Proposition #209 in California Term Paper

Pages: 8 (2431 words)  ·  Bibliography Sources: ≈ 15  ·  File: .docx  ·  Level: College Senior  ·  Topic: Race

Meanwhile, during the same time frame, African-Americans made up 11.5% of students at the University of Southern California Law School (a private institution not guided by #209's anti-affirmative action rules), and black students comprised 8% of students at Stanford Law School, another private institution.

In virtually all eight University of California campuses, "admission rates for black and Latino students dropped by more than 25%" (Johnson & Pachon, 2001), and the falloff at UC Berkeley and UCLA was even more dramatic: African-Americans experienced more than a 50% drop in admissions, while the Latino admission rate dove by more than 40%. Doing the math a little further, there was a system-wide drop of 6,500 in the number of black and Latino freshmen in 2001 as compared with 1997, the year #209 went into effect. And ironically, during that same time period, Latino high school student applications to all UC campuses increased by two-thirds. The data contradicts the argument that #209 is having "no significant effect."

If one looks closely at the number of minority students turned away institutionally from an opportunity to learn at a fine UC university, it is an extremely significant consequence of Proposition #209.Buy full Download Microsoft Word File paper
for $19.77

Term Paper on Proposition #209 in California the Assignment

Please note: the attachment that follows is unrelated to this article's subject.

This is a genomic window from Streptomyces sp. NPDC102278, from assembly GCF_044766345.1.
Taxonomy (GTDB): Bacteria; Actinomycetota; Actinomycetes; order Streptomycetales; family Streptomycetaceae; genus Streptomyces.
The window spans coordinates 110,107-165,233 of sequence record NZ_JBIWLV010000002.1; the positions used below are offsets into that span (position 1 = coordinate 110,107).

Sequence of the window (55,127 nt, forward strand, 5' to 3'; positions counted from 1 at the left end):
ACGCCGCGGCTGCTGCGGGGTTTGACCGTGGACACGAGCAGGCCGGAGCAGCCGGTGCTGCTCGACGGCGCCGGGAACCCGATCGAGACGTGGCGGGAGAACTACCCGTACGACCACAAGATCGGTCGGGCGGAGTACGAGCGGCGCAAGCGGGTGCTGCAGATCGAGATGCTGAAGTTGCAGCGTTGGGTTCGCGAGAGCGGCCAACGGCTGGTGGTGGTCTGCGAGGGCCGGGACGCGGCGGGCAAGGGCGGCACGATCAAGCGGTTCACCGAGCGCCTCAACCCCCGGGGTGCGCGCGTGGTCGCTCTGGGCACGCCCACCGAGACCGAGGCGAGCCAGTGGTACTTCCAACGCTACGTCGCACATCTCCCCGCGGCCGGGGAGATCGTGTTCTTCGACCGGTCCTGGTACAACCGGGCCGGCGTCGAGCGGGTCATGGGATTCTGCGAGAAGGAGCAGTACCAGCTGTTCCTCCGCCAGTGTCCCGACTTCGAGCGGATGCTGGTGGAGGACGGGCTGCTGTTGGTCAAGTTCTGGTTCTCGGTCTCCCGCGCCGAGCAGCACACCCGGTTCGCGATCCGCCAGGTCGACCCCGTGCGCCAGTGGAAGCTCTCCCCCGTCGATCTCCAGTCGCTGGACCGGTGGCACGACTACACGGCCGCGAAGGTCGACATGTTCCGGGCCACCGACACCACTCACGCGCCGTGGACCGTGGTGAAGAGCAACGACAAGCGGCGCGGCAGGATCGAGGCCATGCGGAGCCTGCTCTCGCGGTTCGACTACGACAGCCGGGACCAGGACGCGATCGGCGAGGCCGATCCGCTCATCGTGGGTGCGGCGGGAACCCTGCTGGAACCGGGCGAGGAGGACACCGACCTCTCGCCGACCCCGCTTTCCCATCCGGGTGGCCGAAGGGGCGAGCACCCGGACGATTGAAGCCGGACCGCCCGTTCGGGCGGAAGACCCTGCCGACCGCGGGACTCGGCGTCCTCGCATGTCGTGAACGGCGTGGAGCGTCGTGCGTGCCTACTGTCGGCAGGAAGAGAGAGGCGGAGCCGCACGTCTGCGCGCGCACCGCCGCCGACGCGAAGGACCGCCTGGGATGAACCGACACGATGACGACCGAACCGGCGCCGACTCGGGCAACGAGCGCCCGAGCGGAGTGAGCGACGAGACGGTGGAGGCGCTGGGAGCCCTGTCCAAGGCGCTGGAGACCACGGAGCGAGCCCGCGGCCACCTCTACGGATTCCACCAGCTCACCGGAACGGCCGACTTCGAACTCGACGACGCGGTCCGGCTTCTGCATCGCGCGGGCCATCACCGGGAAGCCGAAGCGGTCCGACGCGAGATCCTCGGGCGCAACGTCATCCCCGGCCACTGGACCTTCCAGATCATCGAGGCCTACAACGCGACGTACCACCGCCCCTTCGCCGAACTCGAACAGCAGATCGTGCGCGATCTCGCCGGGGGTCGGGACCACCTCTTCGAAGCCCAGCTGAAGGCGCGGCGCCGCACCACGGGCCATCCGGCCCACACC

Additional data, which clearly substantiates Prop. #209's negative effect on "state educational services," is provided by "The Office of Student Research" which is a division of "Undergraduate Affairs" at the University of California, Berkeley. The percentage of "Hispanic" ("Chicano" or "Latino") students at UC Berkeley (undergraduates and graduate students) in 1996 was 12.1%. But by 2001, the percentage of Hispanics at UC Berkeley had fallen to 9%. And, as far as black students at UC Berkeley are concerned - in 1996 the percentage of blacks was 5.5, but in 2001 blacks made up just 3.8% of the UC Berkeley student body. Even Native Americans (California was originally their land) have taken a hit from Proposition #209. In 1996, 1.1% of the UC Berkeley student body was Native American, and in 2001, that dipped to just 0.6% of the student population.

And there has been an impact on the downward side when it comes to the hiring of women professors by UC: in 1994, women made up 37% of the new hires on UC campuses, but in 1998, a year after Proposition #209 cleared through the legal challenges, women only accounted for 27% of UC's new hires (Black Issues in Higher Education, 2001).